[image description: The profile of a faint smiling face forms briefly and a blue and orange-tinged Maxfield Parrish evening sky. Text reads, “248, Zephyr, the small god of a cool breeze at the perfect moment.”]
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Most gods of wind and weather are very large. Overwhelming, even. They’re bombastic events that can fill a room with their glory, drowning out everything around them in with the sheer spectacle of their presence.
Zephyr is very young, as a wind god goes, and very small, although these things are not necessarily connected; she has yet to give any indication that she might desire to grow larger, might one day wish to swell into a storm. She does not blow to crack her cheeks or freeze the world. She is the caressing hand at the back of your neck after a day has been long and hard. She is the breeze that knocks inspiration’s apple from the tree, that stirs the precise sheet of paper that tells the author how their tale unspools.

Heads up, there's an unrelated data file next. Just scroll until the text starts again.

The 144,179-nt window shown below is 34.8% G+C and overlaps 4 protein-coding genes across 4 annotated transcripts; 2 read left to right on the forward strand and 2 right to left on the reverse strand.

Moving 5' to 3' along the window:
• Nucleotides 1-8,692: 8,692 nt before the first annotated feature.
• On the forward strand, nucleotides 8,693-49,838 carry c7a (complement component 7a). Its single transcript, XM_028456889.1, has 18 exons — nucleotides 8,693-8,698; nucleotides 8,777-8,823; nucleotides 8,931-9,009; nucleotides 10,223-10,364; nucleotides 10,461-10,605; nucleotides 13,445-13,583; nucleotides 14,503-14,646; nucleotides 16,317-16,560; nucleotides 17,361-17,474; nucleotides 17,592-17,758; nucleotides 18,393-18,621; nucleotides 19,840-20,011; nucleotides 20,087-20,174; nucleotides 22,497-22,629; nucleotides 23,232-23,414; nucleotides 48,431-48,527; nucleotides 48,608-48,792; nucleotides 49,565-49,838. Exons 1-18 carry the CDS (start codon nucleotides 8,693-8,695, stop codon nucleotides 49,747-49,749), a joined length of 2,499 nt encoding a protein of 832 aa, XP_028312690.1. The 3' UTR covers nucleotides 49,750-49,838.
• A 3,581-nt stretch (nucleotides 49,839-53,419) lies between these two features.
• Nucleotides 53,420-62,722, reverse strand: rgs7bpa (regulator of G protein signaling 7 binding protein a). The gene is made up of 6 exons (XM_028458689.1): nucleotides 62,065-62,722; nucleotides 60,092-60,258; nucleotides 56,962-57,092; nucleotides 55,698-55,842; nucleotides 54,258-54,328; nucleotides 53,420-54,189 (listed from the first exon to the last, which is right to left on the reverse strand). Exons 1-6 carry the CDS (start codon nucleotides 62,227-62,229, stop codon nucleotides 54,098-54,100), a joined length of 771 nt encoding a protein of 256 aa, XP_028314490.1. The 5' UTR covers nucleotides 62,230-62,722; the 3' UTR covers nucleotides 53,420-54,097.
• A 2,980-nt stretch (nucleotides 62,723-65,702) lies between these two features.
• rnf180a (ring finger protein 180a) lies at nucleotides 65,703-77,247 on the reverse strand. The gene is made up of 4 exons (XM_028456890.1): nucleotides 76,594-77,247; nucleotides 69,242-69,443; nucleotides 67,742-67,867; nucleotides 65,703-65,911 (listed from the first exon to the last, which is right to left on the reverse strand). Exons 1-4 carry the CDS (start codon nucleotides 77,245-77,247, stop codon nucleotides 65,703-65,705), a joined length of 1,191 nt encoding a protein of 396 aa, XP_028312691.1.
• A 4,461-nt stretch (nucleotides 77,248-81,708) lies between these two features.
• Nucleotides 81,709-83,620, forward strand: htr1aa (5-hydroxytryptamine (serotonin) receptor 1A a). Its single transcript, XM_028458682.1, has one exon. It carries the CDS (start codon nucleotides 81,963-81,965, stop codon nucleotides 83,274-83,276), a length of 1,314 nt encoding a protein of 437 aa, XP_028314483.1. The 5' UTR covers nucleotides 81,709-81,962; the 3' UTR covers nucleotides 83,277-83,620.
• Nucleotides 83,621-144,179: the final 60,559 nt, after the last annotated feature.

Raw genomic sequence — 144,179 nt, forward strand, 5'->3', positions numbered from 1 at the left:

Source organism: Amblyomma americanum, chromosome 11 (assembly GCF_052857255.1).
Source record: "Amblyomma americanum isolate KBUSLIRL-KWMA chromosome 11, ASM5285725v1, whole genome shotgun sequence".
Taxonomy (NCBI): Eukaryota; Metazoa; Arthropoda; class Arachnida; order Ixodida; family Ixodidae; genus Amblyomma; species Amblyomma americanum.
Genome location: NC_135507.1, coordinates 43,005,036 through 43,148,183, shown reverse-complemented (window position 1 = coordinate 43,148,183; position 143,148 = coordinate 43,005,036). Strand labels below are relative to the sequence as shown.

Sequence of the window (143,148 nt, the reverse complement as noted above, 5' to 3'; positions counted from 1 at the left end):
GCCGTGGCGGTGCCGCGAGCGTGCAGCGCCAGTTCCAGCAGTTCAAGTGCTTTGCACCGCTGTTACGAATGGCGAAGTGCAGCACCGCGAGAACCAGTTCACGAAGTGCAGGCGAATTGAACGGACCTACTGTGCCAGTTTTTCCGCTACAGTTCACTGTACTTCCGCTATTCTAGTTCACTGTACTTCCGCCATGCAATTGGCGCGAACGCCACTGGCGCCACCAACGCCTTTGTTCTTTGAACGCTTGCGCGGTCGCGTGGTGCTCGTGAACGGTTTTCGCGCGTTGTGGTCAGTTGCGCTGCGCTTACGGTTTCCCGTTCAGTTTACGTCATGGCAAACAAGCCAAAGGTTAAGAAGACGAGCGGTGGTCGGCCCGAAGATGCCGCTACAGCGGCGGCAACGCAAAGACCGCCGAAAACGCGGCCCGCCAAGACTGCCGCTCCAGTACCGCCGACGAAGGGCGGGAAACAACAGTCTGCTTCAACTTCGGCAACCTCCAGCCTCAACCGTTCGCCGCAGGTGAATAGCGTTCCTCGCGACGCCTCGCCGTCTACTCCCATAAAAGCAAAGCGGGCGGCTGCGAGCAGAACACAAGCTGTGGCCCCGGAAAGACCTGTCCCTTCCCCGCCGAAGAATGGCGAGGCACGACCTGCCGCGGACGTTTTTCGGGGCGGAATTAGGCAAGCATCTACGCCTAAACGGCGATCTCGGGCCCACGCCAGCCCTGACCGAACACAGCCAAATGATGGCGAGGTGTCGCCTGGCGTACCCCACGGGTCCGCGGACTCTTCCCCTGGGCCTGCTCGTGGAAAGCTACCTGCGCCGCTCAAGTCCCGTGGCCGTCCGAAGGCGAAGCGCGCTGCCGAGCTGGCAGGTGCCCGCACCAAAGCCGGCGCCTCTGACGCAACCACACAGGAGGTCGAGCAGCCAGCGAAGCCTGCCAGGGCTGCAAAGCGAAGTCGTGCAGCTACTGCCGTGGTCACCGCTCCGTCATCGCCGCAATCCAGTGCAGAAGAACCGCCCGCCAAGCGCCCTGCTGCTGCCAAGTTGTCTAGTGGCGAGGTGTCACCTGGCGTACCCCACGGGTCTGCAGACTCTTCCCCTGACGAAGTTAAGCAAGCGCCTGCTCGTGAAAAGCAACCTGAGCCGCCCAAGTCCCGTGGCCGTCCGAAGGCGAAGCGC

She is the gentle hand of spring against the cheek of a frightened child, and the cooling promise of fall in the sweltering heat of summer, and she loves us, loves us all, as only a still, small breeze is capable of loving.
When people ask her purpose or her portfolio, she only laughs, and blows herself away, for she sees no need in explaining to those who will not see. Zephyr is a god of wind, yes.
She is also a god of hope.
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Please join Lee Moyer (Icon) and Seanan McGuire (Story) each week on Monday, Wednesday, and Friday for a guide to the many tiny divinities: